Features - News Feature
JULY 26, 2002
The stars of tomorrow
BY NICK LONGHI
The obvious breeding ground for stars of the future is in Formula 3000 although in previous years a number of top runners have had problems moving up, such as last year's champion Justin Wilson who did not find a single-seater drive this year. This year's crop of young talents include the Czech driver Tomas Enge, who has already had a taste of F1 in the latter days of Prost Grand Prix but went back to F3000 to build a stronger reputation. His major rivals this year are France's Sebastien Bourdais, who recently tested an Arrows, and Italy's Giorgio Pantano, who has in the past tested for Benetton (before it became Renault). Also worthy of mention are Antonio Pizzonia who has had a quiet year with the Petrobras Junior Team but who is a Williams test driver and has in the past also tested for Benetton. There are also the twin Sperafico Brothers: Rodrigo and Ricardo who have both made a good impression in F3000 in the last two seasons. There is however a limit to the number of Brazilians who can find their way into F1 at the moment, particularly as the number of F1 drives available has reduced in recent seasons. This cannot drop much further before teams have to start running third cars. The other man who has done an impressive job to date is Australia's Rob Nguyen who came into F3000 this year with only nine races in his life (including karts) and has already scored points this year against men who have been racing for 10 years or more. Nguyen needs a couple of years to learn more about race craft and to gain more experience of how cars work but there is clearly a major talent there.
Australia has another couple of men who need to be watched as James Courtney is leading the British Formula 3 Championship, driving for Champions Carlin Motorsport (and is also working as a test driver for Jaguar Racing). There is also Ryan Briscoe, who tried his hand at Formula 3000 earlier this year and did not go very well and has since dropped back to German F3 to build up his experience a bit more. Briscoe is contracted to Toyota Motorsport and tests the F1 car for the Japanese manufacturer. Toyota has deals with several young drivers including France's Stephane Sarrazin, who has raced once in F1 (for Minardi) but has otherwise been frustrated because of lack of money. There is also Franck Pereira who is currently racing in Formula Renault, funded by Toyota.
Toyota is also known to be very keen on signing up Brazil's Cristiano da Matta to be in its F1 team. Da Matta is currently dominating the CART series in the United States, driving for the Newman Haas Racing organization.
There is a move underway at the moment to promote young American drivers with Red Bull, in particular, keen to see an American racing in F1. Later this year the company will announce four young drivers to race in Europe. It is not yet clear who these will be but it is likely that one will be Pat Long and another could be the lady racer Danika Patrick. Both have already tired their hands in European racing.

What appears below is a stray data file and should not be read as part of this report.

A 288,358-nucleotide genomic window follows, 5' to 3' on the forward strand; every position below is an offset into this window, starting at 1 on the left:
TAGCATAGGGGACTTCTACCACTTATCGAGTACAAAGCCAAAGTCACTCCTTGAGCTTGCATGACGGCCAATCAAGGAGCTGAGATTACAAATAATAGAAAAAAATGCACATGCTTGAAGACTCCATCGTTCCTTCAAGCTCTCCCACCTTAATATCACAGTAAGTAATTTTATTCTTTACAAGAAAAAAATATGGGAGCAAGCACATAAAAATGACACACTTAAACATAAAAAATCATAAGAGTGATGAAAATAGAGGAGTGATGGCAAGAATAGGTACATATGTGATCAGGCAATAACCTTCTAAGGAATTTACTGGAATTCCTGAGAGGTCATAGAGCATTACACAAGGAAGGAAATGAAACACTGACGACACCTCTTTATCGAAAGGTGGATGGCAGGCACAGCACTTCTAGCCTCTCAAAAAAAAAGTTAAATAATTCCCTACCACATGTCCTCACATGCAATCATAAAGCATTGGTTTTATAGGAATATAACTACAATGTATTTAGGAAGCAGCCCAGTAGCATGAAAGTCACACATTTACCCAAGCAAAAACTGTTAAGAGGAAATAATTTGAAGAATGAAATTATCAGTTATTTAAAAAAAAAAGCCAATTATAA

Red Bull is putting a lot of effort into promoting young drivers with Austria's Patrick Freisacher and Brazil's Ricardo Mauricio in Formula 3000 and a major effort in German F3 with Germany's Bernd Auinger and Italy's Vitantonio Liuzzi. There are also a string of drivers in Formula BMW.
The German F3 series has produced a number of F1 drivers in recent seasons and the competition there is intense this year with Britain's Gary Paffett battling for the title with Frank Diefenbacher, both men have links with Mercedes-Benz, Paffett having been testing for McLaren for some time.
Mercedes (and McLaren) are also looking after the efforts of Britain's Lewis Hamilton, who is doing well in British Formula Renault. Another man who is well-connected is Hamilton's former team mate in karting Nico Rosberg, the son of 1982 World Champion Keke Rosberg. He is currently leading the Formula BMW series in Germany.
Renault is putting money into a series of youngsters including Fortec Racing's duo in the British F3 series - Brazil's Fabio Carbone and Finland's Heikki Kovalainen. There is also backing from Poland's Robert Kubica and a number of karters.
The problem with France at the moment is that there is not much money available for youngsters because of the anti-tobacco and alcohol laws. There is likely to be pressure on Renault to change particularly if Olivier Panis drops out of F1, which will happen in the course of the next three or four years. There remain a number of useful Frenchmen looking for work, notably former French F3 Champion Jonathan Cochet.
British drivers also struggle to find the backing needed to get into F1 and several have gone off to America as a result. For the last couple of years Anthony Davidson has been testing for BAR but it now seems likely that he will pursue his career in the United States where Daniel Wheldon, a contemporary of Jenson Button, is also exiled. Robbie Kerr is making a good impression in F3 at the moment but once again backing may be an issue in the future.
Among the others who are knocking around the fringes of F1 are Jaguar Racing test driver Andre Lotterer, but it is not clear where his future lies at the moment.
Working out who will make it through into the top seats in F1 in the future is difficult to judge but we are sure than some of the drivers mentioned above will be in F1 in the years ahead...